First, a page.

CLARK COUNTY, NEVADA A local sheriff is getting involved in a dispute playing out thousands of miles away. Elkhart County Sheriff Brad Rogers was in Nevada this weekend giving a speech near the ranch where Cliven Bundy lives.
Bundy is involved in a standoff with federal authorities. They seized his cattle because they say the animals were illegally grazing on federal land. They gave the cattle back after protests grabbed national headlines.
Rogers is an outspoken critic of federal government overreach. He says he took an interest in the Nevada case because it has the potential to affect those in Elkhart County as well.
During the trip, Rogers spoke personally with Bundy. He had hoped to get the sheriff in Clark County, Nevada involved as a mediator between Bundy, protesters, and federal officials.
“As I look out over this crowd,” Rogers said during a speech in Nevada, “I see people exhibiting their 2nd Amendment rights and exhibiting their 1st Amendment rights – protesting peaceably and telling us what you think. I see no domestic terrorists here, or I wouldn't be here.”
Click the video above to view the full speech.
Rogers gave the speech on personal time, not in an official capacity. He used vacation days for the trip and did not use any county money.
His trip and subsequent statements about the protest in Nevada have sparked an online controversy here in Indiana.
Several individuals have commented on NewsCenter 16's Facebook page both supporting and opposing Rogers' stance.
"Mind your business Rogers," commented Ryan Stotler.
Jan Banicki posted, "A sheriff is to enforce the laws of this country. Not question them. When he goes to a different jurisdiction and stands against his own government then he is not fit to hold office here. An elected official cannot decide what laws they support and which they do not."
But others disagree with the naysayers, like Jesus Paz Gutierrez, who posted online "Brad Rogers, Elkhart best. We need more like him."
Rogers has been outspoken about federal encroachment since a confrontation with the FDA and Dept. of Justice in 2011. At the time, Rogers said federal agents were "unreasonably" inspecting an Amish Milk farmer who distributed raw milk. Rogers threatened to arrest any feds that returned to the farmer's property without a warrant.
The sheriff was unable to do an on-camera interview but responded to several of NewsCenter 16's questions via e-mail.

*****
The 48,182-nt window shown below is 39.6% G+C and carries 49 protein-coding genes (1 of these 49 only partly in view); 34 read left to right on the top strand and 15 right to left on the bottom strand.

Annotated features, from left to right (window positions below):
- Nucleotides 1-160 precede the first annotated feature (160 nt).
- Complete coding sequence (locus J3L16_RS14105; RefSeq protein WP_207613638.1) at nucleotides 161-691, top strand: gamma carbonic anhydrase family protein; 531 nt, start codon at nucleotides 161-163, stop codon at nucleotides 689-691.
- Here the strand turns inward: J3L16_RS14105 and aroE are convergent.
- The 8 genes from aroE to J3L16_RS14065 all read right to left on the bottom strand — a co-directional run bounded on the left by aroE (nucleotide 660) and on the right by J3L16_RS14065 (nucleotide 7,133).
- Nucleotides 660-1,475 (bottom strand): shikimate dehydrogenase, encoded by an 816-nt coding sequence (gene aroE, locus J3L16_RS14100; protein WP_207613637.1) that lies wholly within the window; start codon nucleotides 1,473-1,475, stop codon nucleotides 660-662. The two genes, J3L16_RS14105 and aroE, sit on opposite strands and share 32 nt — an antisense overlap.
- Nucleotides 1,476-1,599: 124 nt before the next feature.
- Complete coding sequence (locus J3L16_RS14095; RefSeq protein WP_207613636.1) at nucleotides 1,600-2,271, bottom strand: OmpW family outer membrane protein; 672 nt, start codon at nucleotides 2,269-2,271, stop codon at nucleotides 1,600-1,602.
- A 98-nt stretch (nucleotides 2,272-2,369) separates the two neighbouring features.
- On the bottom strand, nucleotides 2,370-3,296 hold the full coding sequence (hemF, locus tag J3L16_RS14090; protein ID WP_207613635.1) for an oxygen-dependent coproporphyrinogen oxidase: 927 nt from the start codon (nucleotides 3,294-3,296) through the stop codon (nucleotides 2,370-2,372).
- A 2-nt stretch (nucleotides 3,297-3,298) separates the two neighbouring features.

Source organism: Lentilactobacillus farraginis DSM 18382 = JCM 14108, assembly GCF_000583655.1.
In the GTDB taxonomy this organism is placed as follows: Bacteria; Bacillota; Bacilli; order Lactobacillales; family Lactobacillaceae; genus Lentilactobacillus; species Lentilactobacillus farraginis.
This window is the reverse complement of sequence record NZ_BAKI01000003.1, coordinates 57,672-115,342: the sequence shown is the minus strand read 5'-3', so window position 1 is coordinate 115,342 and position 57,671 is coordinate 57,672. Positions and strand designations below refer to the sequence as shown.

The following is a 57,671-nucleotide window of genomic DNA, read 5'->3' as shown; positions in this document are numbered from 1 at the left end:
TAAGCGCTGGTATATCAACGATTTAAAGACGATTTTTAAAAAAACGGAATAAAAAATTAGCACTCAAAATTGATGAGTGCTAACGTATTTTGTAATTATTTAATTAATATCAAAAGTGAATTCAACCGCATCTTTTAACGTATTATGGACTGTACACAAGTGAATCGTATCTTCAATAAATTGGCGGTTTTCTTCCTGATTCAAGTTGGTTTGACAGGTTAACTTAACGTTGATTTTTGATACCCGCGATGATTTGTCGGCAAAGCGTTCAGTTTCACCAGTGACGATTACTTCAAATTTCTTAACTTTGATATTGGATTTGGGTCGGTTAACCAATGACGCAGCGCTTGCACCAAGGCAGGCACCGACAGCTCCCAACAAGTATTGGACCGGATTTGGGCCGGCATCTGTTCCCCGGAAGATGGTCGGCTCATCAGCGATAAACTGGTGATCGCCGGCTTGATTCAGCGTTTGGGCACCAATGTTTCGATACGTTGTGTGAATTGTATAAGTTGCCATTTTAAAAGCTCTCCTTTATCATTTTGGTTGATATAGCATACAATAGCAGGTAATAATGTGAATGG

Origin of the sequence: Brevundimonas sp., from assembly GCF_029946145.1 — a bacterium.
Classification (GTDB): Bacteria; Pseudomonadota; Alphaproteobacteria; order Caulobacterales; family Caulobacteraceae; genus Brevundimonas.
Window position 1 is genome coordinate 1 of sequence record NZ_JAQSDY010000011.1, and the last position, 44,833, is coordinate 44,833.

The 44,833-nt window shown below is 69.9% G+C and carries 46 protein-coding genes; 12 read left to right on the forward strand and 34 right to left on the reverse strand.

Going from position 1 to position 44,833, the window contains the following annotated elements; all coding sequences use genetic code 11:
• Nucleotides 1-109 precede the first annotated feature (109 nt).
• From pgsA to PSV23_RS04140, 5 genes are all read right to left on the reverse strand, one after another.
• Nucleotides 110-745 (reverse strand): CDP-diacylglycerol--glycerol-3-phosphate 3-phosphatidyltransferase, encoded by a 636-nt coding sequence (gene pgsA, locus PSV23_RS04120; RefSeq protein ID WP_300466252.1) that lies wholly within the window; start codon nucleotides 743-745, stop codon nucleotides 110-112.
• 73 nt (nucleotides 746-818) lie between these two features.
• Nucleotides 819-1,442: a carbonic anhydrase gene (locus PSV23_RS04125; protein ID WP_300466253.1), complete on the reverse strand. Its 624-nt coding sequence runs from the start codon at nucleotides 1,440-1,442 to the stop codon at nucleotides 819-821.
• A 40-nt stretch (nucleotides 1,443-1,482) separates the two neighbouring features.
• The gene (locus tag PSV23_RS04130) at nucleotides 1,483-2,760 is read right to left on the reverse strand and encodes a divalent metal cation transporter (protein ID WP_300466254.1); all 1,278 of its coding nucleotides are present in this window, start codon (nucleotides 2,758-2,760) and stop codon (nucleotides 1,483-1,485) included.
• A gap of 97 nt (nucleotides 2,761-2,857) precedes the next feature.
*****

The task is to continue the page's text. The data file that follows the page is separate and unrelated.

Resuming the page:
When asked about whether he disagreed with those who accuse him of over-stepping his authority, the sheriff replied: "I've overstepped nothing. I did not violate any law or policy or use any taxpayer money for the trip. I did not presume or state that I had authority in Nevada. I have a right to travel out of state. The type of situation that is occurring in Nevada, can and will occur in Indiana sometime; not necessarily about ranching or the BLM, but in other ways of Federal overreach."
The fact that Rogers wore his uniform to address the protesters also raised some questions on Facebook.
"Because I chose to do so," said Rogers, "I own the uniform. I'm always a Sheriff, whether on vacation or not. I did not break any policy or law, here or in Nevada."
In his address the sheriff noted the fact that the protesters were exercising their first and second amendment rights. However, Rogers said he didn't know if taking up arms in protest was "necessary."
When asked whether he will continue to make outward signs of support if he is re-elected as sheriff, Rogers said it was likely.
"I pick my battles and I won't "die on every hill" that is presented to me. But, I took an oath of office to defend and support the Constitution and intend to do so. That means I protect and serve the people of Elkhart County from criminals and sometimes from an overreaching government. The knowledge I gained in Nevada will assist me in protecting Elkhart County citizens in the future on government overreach."